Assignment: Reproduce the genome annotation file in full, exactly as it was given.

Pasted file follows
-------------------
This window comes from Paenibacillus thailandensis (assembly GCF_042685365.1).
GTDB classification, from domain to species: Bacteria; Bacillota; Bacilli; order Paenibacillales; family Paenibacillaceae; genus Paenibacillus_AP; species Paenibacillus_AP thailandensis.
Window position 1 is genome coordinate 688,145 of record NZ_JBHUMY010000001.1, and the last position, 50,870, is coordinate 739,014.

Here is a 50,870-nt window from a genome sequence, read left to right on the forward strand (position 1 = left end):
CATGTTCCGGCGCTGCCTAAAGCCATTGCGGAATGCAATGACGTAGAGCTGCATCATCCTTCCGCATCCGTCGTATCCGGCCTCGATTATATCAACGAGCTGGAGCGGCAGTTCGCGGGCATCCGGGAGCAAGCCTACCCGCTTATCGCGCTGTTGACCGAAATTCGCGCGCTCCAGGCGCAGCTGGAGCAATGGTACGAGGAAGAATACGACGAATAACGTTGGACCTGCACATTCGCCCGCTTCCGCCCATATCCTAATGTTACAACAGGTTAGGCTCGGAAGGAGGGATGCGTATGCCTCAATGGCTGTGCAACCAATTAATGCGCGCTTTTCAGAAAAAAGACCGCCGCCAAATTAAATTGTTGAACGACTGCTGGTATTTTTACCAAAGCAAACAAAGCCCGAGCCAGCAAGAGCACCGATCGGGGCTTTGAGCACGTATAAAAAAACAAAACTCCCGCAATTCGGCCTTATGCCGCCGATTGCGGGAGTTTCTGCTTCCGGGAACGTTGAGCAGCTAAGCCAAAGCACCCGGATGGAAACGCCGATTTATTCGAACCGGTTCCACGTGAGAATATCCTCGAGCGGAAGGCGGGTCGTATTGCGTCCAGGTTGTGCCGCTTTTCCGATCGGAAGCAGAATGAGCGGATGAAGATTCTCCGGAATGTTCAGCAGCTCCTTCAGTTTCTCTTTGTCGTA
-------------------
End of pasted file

This window comes from Paenibacillus thailandensis (assembly GCF_042685365.1).
GTDB classification, from domain to species: Bacteria; Bacillota; Bacilli; order Paenibacillales; family Paenibacillaceae; genus Paenibacillus_AP; species Paenibacillus_AP thailandensis.
Window position 1 is genome coordinate 688,145 of record NZ_JBHUMY010000001.1, and the last position, 50,870, is coordinate 739,014.

Here is a 50,870-nt window from a genome sequence, read left to right on the forward strand (position 1 = left end):
CATGTTCCGGCGCTGCCTAAAGCCATTGCGGAATGCAATGACGTAGAGCTGCATCATCCTTCCGCATCCGTCGTATCCGGCCTCGATTATATCAACGAGCTGGAGCGGCAGTTCGCGGGCATCCGGGAGCAAGCCTACCCGCTTATCGCGCTGTTGACCGAAATTCGCGCGCTCCAGGCGCAGCTGGAGCAATGGTACGAGGAAGAATACGACGAATAACGTTGGACCTGCACATTCGCCCGCTTCCGCCCATATCCTAATGTTACAACAGGTTAGGCTCGGAAGGAGGGATGCGTATGCCTCAATGGCTGTGCAACCAATTAATGCGCGCTTTTCAGAAAAAAGACCGCCGCCAAATTAAATTGTTGAACGACTGCTGGTATTTTTACCAAAGCAAACAAAGCCCGAGCCAGCAAGAGCACCGATCGGGGCTTTGAGCACGTATAAAAAAACAAAACTCCCGCAATTCGGCCTTATGCCGCCGATTGCGGGAGTTTCTGCTTCCGGGAACGTTGAGCAGCTAAGCCAAAGCACCCGGATGGAAACGCCGATTTATTCGAACCGGTTCCACGTGAGAATATCCTCGAGCGGAAGGCGGGTCGTATTGCGTCCAGGTTGTGCCGCTTTTCCGATCGGAAGCAGAATGAGCGGATGAAGATTCTCCGGAATGTTCAGCAGCTCCTTCAGTTTCTCTTTGTCGTA